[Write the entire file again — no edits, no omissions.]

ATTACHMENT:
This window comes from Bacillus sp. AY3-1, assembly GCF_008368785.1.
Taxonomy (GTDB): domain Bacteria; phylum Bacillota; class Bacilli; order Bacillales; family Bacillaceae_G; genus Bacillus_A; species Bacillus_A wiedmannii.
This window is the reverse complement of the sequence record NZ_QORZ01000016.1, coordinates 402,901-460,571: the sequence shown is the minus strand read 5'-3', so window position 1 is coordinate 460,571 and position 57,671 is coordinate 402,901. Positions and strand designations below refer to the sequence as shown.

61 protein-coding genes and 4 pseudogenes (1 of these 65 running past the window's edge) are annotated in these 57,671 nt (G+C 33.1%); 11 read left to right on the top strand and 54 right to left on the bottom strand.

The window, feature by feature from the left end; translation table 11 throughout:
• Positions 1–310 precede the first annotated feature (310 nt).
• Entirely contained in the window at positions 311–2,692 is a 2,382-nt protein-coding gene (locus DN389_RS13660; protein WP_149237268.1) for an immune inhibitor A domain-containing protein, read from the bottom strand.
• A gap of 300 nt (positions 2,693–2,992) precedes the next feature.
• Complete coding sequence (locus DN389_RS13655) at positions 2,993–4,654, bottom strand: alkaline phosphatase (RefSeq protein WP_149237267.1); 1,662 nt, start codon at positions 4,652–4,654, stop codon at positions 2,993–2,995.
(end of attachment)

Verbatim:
This window comes from Bacillus sp. AY3-1, assembly GCF_008368785.1.
Taxonomy (GTDB): domain Bacteria; phylum Bacillota; class Bacilli; order Bacillales; family Bacillaceae_G; genus Bacillus_A; species Bacillus_A wiedmannii.
This window is the reverse complement of the sequence record NZ_QORZ01000016.1, coordinates 402,901-460,571: the sequence shown is the minus strand read 5'-3', so window position 1 is coordinate 460,571 and position 57,671 is coordinate 402,901. Positions and strand designations below refer to the sequence as shown.

61 protein-coding genes and 4 pseudogenes (1 of these 65 running past the window's edge) are annotated in these 57,671 nt (G+C 33.1%); 11 read left to right on the top strand and 54 right to left on the bottom strand.

The window, feature by feature from the left end; translation table 11 throughout:
• Positions 1–310 precede the first annotated feature (310 nt).
• Entirely contained in the window at positions 311–2,692 is a 2,382-nt protein-coding gene (locus DN389_RS13660; protein WP_149237268.1) for an immune inhibitor A domain-containing protein, read from the bottom strand.
• A gap of 300 nt (positions 2,693–2,992) precedes the next feature.
• Complete coding sequence (locus DN389_RS13655) at positions 2,993–4,654, bottom strand: alkaline phosphatase (RefSeq protein WP_149237267.1); 1,662 nt, start codon at positions 4,652–4,654, stop codon at positions 2,993–2,995.